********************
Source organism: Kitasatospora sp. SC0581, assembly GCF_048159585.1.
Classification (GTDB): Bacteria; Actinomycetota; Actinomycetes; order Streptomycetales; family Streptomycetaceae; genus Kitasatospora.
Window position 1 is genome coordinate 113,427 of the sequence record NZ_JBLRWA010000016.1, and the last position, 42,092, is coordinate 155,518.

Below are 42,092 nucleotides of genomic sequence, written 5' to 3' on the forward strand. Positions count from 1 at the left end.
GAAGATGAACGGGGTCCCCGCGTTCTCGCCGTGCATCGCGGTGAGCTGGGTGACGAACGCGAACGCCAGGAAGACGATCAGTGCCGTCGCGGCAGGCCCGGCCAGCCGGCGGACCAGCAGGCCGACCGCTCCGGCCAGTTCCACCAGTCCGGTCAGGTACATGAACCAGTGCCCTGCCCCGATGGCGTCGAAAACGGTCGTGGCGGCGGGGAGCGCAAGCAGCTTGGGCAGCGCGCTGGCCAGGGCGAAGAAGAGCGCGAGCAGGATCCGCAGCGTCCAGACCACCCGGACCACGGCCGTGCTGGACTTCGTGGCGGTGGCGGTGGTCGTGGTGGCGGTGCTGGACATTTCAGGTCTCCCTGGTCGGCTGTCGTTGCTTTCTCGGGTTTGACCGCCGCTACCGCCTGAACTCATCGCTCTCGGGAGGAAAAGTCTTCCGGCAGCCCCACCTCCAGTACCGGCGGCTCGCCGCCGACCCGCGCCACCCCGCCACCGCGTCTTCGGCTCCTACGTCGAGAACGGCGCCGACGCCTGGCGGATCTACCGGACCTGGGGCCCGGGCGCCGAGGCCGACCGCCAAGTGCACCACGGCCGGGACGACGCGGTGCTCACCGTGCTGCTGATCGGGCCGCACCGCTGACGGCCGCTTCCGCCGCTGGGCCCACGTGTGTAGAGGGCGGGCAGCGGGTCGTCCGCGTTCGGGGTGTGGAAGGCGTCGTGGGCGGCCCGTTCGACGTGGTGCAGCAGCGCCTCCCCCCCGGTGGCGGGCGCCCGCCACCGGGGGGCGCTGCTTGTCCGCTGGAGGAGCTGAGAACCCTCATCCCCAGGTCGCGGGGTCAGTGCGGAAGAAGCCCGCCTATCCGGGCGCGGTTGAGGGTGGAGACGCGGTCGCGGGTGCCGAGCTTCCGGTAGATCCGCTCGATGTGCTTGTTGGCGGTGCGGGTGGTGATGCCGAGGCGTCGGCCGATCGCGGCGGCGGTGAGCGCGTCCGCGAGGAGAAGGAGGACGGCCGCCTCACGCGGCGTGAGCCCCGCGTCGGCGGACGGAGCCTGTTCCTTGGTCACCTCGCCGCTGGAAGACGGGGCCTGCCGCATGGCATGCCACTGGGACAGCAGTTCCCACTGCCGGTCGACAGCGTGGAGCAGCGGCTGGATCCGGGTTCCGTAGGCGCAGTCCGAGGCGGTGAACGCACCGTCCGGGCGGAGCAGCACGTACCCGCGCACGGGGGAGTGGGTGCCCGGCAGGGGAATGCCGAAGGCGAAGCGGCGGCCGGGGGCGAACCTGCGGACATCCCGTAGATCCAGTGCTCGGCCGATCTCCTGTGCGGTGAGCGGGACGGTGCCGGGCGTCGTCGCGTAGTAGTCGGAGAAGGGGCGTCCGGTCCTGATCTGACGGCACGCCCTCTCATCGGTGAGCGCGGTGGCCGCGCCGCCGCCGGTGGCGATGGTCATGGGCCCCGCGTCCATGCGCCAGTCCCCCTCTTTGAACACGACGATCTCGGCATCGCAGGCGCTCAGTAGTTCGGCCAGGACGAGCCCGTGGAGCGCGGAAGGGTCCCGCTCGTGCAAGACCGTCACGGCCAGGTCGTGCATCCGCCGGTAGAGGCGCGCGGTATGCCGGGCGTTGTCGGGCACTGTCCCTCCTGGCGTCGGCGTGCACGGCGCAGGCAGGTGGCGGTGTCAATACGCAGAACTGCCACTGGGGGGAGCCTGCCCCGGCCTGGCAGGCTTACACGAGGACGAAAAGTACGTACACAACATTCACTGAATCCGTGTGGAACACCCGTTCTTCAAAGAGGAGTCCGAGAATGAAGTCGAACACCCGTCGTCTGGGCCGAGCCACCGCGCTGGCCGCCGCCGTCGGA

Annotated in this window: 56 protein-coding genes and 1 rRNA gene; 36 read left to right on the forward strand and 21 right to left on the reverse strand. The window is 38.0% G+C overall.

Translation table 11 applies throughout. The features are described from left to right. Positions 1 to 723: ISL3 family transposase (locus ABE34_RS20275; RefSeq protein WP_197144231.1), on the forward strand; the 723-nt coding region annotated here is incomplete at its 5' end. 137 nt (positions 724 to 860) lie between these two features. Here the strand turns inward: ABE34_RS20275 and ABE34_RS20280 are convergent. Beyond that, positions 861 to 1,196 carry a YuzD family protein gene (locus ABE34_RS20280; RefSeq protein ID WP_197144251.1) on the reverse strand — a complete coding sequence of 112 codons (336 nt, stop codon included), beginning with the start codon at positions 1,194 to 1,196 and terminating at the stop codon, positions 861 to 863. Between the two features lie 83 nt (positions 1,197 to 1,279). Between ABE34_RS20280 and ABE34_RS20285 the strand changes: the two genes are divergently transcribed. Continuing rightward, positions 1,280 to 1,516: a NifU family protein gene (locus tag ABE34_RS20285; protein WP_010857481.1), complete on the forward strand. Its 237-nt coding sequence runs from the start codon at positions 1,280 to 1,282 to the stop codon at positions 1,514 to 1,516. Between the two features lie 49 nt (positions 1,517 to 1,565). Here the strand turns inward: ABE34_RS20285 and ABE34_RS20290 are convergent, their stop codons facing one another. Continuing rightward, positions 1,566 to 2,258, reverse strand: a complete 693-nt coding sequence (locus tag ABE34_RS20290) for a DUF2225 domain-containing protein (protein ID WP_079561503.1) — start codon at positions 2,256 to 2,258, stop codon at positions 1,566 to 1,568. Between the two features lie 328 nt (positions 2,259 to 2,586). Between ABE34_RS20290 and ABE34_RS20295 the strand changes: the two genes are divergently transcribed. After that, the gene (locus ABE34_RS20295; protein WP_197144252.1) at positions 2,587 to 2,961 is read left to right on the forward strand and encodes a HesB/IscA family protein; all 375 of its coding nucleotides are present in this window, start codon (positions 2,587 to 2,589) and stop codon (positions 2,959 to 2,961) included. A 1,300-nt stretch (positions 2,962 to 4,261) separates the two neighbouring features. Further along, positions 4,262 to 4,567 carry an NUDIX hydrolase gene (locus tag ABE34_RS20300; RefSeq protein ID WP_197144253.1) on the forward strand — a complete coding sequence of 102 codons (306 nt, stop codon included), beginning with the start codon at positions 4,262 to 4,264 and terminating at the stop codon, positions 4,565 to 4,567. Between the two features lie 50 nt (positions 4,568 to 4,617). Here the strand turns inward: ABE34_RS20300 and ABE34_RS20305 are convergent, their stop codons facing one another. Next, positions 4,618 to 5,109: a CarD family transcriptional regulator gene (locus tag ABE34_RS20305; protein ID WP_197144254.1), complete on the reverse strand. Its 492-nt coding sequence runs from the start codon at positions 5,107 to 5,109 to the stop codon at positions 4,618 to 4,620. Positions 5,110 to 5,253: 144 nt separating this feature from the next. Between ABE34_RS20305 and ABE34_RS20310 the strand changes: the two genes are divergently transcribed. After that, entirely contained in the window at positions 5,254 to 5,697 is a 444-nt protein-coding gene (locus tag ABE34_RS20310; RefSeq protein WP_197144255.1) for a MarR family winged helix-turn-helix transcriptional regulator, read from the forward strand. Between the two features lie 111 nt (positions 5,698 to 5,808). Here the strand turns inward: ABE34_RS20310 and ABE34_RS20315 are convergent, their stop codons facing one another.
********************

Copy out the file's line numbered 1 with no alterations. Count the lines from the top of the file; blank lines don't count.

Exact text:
Source organism: Kitasatospora sp. SC0581, assembly GCF_048159585.1.